Maryland Fly Fishing
Maryland has been the home of many great fly fishermen – Joe Brooks was born in Baltimore and Lefty Kreh wrote for The Frederick News-Post. Maryland anglers experience great saltwater fishing on the Chesapeake Bay and chase large trout in the rivers of its western corner, while Washington DC urban anglers ply the waters of the Potomac River for huge largemouth.
- Big Hunting Creek Hatch Chart
- Gunpowder River Fly Fishing
- Gunpowder River Hatch Chart
- Invasion of the Snakehead Fish
- Patuxent River Fly Fishing
- Potomac River Fishing
- Savage River Hatch Chart
- Western Maryland Fly Fishing
The Gunpowder River
Located in Baltimore County, Gunpowder Falls is a premier trout fishery. With controlled releases from the Prettyboy Reservoir, the Gunpowder maintains an excellent year-round flow. The Gunpowder is among the few true trout rivers in the DC-MD-VA area offering a variety of water conditions from still water to riffles and rapids. Chest waders are strongly recommended. Below is a hatch chart list of recommended flies.
- January: Woolly Buggers (8-10), Streamers (8-10), Midges (18-26)
- February: Woolly Buggers (8-10), Streamers (8-10), Little Black Stoneflies (14-18), Midges (20-26)
- March: Little Black Stoneflies (14-18), Wooly Buggers (8-10), Midges (20-26)
- April: Hendrickson (12-14), Red Quill (12-14), Caddis (14-20), March Brown (12-14), Blue Quill (14-16)
- May: Hendrickson (12-14), Red Quill (12-14), March Brown (12-14), Sulphur (16-20), Blue Winged Olive (14-18), Light Cahill (14-16)
- June: Sulphur (18-20), Light Cahill (12-16), Blue Winged Olive (20-22), Caddis (14-20), Ants/Beetles (10-14)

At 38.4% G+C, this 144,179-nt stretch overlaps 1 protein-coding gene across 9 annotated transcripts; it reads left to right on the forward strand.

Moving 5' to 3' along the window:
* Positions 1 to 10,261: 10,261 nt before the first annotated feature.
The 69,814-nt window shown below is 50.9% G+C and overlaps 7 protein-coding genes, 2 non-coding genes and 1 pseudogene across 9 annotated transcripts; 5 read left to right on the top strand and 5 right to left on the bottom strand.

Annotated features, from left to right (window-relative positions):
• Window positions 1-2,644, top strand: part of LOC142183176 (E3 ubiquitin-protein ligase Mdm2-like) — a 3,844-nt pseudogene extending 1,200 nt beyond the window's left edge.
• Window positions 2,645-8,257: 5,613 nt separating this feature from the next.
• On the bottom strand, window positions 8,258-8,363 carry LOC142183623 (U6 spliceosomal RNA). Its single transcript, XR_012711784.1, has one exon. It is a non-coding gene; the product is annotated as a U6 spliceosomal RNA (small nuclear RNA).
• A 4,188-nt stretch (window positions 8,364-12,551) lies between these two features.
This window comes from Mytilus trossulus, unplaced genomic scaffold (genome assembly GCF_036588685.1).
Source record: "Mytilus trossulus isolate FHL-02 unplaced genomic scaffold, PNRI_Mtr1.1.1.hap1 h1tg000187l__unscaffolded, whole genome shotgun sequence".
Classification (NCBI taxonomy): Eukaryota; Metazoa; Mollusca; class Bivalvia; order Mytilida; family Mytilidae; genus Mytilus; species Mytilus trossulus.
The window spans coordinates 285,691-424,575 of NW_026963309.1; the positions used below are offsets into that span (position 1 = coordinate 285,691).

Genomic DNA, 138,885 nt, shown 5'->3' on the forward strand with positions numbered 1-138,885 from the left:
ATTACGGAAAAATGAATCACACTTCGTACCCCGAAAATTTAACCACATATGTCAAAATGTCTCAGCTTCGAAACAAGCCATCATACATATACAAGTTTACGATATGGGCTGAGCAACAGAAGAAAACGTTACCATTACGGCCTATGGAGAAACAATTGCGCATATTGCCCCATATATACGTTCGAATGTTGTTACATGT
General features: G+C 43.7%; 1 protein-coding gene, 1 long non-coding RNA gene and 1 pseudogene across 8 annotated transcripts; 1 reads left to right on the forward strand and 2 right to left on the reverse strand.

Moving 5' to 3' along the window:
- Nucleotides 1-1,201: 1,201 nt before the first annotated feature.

- July: Sulphur (20-22), Caddis (14-20), Ants/Beetles (10-12), Blue Winged Olive (20-22)
- August: Caddis (16-20), Ants/Beetles (12-16), Hoppers (10-14), Blue Winged Olive (20-22)
- September: Caddis (16-20), Nymphs (14-18), Ants/Beetles (12-14), Hoppers (8-12), Woolly Buggers (8-10), Blue Winged Olive (20-22)
- October: Caddis (16-20), Woolly Buggers (8-10), Streamers (8-10), Ants/Beetles (8-12)
- November-December: Blue Winged Olive (20-22), Woolly Buggers (8-10), Streamers (8-10)
Big Hunting Creek:
Located in the Catoctin Mountain State Park, the Maryland Department of Natural Resources maintains the stream as a Catch-and-Release fly-fishing only area. Easy road side access and 16-20 inch trout make this stream extremely popular. This is a small stream ranging from 15-30 feet across and not more than a foot or two in depth in most places, and hip waders are recommended. Below is a hatch chart list for Big Hunting Creek.
- December-January: Woolly Buggers (6-10), Sculpins (6-10), Nymphs (14-18)
- February:Woolly Buggers (8-10), Sculpins (8-10), Nymphs (14-18), Stoneflies (16-18)
- March:Woolly Buggers (8-10), Stoneflies (16-18), Quill Gordons (14-16), Nymphs (14-16)
- April:Woolly Buggers (6-12), Blue Quill (16-18), Hendrickson (12-14), March Brown (12-14), Nymphs (14-16)
- May:Green Drake (12-14), Blue Quill (16-18), Light Cahill (16-18), Nymphs (14-18)
- June:Sulphur (16-18), Light Cahill (16-18), Trico (20-24), Caddis (14-20)
- July:Caddis (16-18), Nymphs (14-18), Ants/Beetles (12-16), Hoppers (10-12)
- August:Caddis (16-20), Nymphs (14-18), Ants/Beetles (12-14), Hoppers (10-12)
- September:Caddis (16-20), Nymphs (14-18), Ants/Beetles (12-14), Hoppers (10-12), Woolly Buggers (8-10)
- October:Caddis (16-20), Nymphs (16-18), Woolly Buggers (8-10), Streamers (8-10)
- November-December: Nymphs (16-18), Stoneflies (18-20), Woolly Buggers (8-10), Streamers (8-10), Sculpins (6-10)